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3.2 Types and Subtypes

Static Semantics

A type is characterized by a set of values, and a set of primitive operations which implement the fundamental aspects of its semantics. An object of a given type is a run-time entity that contains (has) a value of the type. 
Term entry: type — defining characteristic of each object and expression of the language, with an associated set of values, and a set of primitive operations that implement the fundamental aspects of its semantics
Note: Types are grouped into categories. Most language-defined categories of types are also classes of types.
Term entry: subtype — type together with optional constraints, null exclusions, and predicates, which constrain the values of the type to the subset that satisfies the implied conditions
{AI95-00442-01} {AI12-0451-1} Types are grouped into categories of types. There exist several language-defined categories of types (summarized in the NOTE see NOTES below), reflecting the similarity of their values and primitive operations. [Most categories of types form classes of types.] Elementary types are those whose values are logically indivisible; composite types are those whose values are composed of component values.
Proof: {AI95-00442-01} The formal definition of category and class is found in 3.4
Term entry: class of types — set of types that is closed under derivation, which means that if a given type is in the class, then all types derived from that type are also in the class
Note: The set of types of a class share common properties, such as their primitive operations.
Term entry: category of types — set of types with one or more common properties, such as primitive operations
Note: A category of types that is closed under derivation is also known as a class.
Term entry: elementary type — type that does not have components
Term entry: composite type — type with components, such as an array or record
Term entry: scalar type — either a discrete type or a real type
Term entry: access type — type that has values that designate aliased objects
Note: Access types correspond to “pointer types” or “reference types” in some other languages.
Term entry: discrete type — type that is either an integer type or an enumeration type
Term entry: real type — type that has values that are approximations of the real numbers
Note: Floating point and fixed point types are real types.
Term entry: integer type — type that represents signed or modular integers
Note: A signed integer type has a base range that includes both positive and negative numbers, and has operations that can raise an exception when the result is outside the base range. A modular type has a base range whose lower bound is zero, and has operations with “wraparound” semantics. Modular types subsume what are called “unsigned types” in some other languages.
Term entry: enumeration type — type defined by an enumeration of its values, which can be denoted by identifiers or character literals
Term entry: character type — enumeration type whose values include characters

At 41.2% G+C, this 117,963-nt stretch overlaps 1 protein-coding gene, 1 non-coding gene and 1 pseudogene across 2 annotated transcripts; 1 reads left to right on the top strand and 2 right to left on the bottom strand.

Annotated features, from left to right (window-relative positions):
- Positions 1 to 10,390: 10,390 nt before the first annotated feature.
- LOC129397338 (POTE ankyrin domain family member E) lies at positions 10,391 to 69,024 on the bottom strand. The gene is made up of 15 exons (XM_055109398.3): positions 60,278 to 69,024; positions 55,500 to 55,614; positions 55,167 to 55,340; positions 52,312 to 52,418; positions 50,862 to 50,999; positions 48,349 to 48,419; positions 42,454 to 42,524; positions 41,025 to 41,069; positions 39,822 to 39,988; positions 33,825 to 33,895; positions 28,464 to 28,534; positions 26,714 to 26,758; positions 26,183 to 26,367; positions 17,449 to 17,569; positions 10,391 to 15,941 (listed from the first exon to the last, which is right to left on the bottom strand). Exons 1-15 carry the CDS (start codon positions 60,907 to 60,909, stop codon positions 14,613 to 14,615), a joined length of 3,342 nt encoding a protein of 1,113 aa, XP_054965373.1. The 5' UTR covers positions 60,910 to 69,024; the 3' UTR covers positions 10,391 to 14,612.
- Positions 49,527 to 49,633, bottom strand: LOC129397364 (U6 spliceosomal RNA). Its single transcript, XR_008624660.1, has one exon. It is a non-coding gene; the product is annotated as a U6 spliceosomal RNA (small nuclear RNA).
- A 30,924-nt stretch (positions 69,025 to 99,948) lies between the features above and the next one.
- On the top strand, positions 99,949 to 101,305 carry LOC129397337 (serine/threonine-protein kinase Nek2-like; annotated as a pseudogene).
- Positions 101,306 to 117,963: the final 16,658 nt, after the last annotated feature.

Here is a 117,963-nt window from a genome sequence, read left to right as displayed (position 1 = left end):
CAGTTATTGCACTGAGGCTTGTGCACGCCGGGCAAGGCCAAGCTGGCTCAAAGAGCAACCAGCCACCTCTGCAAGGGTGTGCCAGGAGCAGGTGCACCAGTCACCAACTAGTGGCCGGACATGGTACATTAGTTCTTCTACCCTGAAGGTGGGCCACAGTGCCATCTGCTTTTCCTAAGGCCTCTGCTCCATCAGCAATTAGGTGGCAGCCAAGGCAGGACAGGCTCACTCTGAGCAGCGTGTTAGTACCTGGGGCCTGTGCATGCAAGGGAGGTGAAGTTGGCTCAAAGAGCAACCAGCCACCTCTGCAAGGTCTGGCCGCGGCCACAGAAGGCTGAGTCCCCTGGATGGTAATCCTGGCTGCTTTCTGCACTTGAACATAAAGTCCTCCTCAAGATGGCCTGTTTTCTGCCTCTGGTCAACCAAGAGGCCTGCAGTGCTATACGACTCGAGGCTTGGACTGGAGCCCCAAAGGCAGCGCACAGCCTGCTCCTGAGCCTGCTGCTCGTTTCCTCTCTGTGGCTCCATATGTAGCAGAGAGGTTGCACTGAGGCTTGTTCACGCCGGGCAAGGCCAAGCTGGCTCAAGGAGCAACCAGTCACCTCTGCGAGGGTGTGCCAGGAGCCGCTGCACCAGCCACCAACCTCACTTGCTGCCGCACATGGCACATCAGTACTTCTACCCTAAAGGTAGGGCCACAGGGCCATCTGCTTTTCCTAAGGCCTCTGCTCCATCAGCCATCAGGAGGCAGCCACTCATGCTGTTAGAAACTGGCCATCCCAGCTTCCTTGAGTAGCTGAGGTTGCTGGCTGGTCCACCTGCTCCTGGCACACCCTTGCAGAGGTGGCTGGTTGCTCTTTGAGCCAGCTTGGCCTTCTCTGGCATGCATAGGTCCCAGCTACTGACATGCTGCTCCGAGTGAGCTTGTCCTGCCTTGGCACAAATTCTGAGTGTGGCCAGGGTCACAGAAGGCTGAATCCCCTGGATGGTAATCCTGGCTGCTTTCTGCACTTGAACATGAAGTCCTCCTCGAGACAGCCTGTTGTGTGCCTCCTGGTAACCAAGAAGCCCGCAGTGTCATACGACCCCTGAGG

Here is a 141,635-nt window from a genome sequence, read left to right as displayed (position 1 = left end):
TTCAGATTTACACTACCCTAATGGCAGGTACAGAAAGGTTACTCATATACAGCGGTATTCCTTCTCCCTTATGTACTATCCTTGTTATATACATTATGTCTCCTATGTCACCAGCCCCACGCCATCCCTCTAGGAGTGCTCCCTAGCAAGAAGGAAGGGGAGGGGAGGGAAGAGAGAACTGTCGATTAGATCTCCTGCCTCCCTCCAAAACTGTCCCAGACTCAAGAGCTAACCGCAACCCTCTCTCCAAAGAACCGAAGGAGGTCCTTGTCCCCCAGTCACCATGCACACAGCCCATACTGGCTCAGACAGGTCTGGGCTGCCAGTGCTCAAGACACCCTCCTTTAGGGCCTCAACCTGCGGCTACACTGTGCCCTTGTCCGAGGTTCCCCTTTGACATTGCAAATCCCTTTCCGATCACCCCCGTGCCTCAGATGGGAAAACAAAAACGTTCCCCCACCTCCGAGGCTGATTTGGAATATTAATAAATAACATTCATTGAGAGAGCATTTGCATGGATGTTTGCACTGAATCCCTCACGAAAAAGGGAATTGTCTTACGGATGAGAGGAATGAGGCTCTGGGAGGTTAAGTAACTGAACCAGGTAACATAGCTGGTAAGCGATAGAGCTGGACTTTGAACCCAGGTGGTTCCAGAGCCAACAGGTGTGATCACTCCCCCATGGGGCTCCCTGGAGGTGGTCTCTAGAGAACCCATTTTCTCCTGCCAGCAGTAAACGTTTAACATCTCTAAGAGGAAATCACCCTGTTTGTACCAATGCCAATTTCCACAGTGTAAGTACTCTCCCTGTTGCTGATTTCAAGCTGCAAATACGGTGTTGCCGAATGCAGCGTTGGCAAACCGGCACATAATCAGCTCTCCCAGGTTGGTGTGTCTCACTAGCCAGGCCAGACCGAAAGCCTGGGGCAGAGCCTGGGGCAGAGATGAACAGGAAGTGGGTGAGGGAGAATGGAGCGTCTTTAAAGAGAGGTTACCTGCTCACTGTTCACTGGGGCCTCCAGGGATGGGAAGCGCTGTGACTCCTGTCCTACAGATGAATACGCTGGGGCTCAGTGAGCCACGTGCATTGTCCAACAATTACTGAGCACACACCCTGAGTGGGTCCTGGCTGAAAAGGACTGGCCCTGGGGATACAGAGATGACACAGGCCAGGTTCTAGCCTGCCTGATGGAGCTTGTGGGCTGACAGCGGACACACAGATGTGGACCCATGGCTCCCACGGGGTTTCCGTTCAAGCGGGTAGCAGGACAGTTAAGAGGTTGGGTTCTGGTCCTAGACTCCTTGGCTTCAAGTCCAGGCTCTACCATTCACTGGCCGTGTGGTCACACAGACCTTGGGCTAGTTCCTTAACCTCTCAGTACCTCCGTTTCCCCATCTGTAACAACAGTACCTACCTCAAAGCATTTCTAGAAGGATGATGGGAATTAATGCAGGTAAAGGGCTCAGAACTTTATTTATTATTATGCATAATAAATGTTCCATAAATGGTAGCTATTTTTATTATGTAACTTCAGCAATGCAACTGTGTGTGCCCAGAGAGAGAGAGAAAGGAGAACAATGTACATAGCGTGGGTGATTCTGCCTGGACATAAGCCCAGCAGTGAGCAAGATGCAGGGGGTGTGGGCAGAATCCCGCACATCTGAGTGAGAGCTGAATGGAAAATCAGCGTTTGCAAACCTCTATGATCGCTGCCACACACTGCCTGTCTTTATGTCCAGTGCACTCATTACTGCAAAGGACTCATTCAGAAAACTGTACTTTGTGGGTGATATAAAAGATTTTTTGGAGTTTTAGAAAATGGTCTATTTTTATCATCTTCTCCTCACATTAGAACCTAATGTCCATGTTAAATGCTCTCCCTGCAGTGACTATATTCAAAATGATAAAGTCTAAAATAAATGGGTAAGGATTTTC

Term entry: record type — composite type consisting of zero or more named components, possibly of different types
Term entry: record extension — type that extends another type optionally with additional components
Term entry: array type — composite type whose components are all of the same type
Term entry: task type — composite type used to represent active entities which execute concurrently and that can communicate via queued task entries
Note: The top-level task of a partition is called the environment task.
Term entry: protected type — composite type whose components are accessible only through one of its protected operations, which synchronize concurrent access by multiple tasks
Term entry: partial view — view of a type that reveals only some of its properties
Note: The remaining properties are defined by the full view given elsewhere.
Term entry: full view — view of a type that reveals all of its properties
Note: There can be other views of the type that reveal fewer properties.
Term entry: incomplete view — view of a type that reveals minimal properties
Note: The remaining properties are defined by the full view given elsewhere.
Term entry: private type — type that defines a partial view
Note: Private types can be used for defining abstractions that hide unnecessary details from their clients.
Term entry: private extension — type that extends another type, with the additional properties hidden from its clients
Term entry: full type — type that defines a full view
Term entry: incomplete type — type that defines an incomplete view
Note: Incomplete types can be used for defining recursive data structures.
The elementary types are the scalar types (discrete and real) and the access types (whose values provide access to objects or subprograms). Discrete types are either integer types or are defined by enumeration of their values (enumeration types). Real types are either floating point types or fixed point types.
{AI95-00251-01} {AI95-00326-01} The composite types are the record types, record extensions, array types, interface types, task types, and protected types. 
This paragraph was deleted.{AI95-00442-01}